(SS) Anderson v. Commissioner of Social Security

Filing 20

ORDER signed by Magistrate Judge Carolyn K. Delaney on 11/17/2021 DENYING 15 Plaintiff's Motion for Summary Judgment; GRANTING 18 The Commissioner Motion for Summary Judgment. Judgment is entered for the Commissioner. CASE CLOSED. (Mena-Sanchez, L)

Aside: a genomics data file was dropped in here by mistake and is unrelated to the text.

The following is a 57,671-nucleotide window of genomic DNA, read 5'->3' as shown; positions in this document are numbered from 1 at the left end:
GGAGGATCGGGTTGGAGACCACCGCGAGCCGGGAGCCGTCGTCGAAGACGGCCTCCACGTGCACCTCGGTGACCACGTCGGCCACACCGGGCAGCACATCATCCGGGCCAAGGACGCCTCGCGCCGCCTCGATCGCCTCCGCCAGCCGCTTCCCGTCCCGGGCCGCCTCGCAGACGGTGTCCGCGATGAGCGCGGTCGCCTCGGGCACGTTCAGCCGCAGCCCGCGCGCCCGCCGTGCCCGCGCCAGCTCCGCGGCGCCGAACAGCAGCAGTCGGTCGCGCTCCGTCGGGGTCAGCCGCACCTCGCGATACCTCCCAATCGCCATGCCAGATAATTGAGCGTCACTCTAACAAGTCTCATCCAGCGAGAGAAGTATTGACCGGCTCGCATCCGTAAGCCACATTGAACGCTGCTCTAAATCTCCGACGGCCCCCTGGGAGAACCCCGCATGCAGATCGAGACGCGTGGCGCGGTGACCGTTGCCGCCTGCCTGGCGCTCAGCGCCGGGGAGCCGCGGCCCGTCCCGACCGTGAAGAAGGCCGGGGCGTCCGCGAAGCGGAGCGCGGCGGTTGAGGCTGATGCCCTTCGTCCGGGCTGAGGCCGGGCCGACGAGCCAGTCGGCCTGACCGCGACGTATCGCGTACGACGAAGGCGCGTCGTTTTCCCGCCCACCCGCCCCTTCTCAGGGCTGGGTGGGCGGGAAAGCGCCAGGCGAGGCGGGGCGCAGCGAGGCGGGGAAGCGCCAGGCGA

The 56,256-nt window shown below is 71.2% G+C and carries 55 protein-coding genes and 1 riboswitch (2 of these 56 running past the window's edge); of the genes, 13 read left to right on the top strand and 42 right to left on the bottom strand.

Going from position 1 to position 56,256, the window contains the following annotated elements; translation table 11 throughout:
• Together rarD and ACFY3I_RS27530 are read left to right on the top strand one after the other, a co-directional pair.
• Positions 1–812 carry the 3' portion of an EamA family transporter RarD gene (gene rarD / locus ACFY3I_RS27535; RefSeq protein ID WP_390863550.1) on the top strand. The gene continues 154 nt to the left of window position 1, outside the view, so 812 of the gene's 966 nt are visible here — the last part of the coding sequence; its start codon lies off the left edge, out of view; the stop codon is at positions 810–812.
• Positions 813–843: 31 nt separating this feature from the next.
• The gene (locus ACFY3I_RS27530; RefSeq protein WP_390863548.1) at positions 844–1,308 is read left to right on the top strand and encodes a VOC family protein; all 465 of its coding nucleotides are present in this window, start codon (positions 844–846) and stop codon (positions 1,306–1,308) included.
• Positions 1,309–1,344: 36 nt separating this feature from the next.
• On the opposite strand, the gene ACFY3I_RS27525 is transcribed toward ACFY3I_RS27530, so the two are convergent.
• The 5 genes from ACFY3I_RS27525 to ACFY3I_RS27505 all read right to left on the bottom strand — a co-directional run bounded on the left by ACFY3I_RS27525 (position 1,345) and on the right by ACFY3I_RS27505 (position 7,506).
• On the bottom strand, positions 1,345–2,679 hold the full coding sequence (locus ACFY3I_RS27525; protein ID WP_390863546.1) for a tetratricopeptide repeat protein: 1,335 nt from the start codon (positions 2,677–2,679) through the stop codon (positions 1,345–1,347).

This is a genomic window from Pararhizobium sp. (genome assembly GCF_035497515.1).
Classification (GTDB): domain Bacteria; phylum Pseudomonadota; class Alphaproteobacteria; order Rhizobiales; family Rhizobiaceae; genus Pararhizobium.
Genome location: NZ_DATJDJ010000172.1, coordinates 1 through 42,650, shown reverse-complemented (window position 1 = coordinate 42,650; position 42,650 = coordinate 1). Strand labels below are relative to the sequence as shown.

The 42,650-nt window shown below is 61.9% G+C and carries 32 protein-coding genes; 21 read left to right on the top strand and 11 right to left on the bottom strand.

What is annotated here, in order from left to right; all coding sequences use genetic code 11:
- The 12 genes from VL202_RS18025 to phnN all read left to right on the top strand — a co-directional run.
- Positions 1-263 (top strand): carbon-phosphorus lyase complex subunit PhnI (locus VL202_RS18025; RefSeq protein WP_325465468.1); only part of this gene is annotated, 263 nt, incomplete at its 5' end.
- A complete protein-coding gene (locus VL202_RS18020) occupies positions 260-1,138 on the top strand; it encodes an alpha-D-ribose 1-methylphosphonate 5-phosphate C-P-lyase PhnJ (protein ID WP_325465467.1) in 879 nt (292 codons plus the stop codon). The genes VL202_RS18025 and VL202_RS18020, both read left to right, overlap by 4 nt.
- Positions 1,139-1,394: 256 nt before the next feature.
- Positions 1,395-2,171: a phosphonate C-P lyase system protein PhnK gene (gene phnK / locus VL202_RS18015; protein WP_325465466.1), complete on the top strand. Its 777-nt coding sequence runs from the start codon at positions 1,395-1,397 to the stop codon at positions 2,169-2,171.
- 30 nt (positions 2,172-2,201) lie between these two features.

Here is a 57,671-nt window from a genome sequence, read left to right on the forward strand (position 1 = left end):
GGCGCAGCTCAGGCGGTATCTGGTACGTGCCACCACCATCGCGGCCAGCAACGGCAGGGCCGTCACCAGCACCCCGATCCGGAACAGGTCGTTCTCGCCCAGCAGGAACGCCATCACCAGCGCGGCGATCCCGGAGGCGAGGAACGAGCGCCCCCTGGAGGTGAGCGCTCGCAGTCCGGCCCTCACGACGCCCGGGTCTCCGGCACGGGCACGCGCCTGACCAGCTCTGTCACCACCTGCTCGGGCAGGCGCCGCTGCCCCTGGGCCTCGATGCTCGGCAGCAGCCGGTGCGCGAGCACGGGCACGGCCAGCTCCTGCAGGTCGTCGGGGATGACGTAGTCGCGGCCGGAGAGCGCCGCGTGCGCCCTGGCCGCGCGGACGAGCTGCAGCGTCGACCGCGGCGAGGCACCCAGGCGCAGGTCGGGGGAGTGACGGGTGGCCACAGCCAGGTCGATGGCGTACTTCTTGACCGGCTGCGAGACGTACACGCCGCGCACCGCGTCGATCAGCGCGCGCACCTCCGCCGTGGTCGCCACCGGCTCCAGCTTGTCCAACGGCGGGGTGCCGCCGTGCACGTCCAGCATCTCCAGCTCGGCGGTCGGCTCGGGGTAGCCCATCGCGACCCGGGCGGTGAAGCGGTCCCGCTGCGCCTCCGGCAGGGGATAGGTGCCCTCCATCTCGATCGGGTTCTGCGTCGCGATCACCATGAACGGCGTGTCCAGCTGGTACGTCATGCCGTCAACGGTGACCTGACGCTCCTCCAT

Download PDF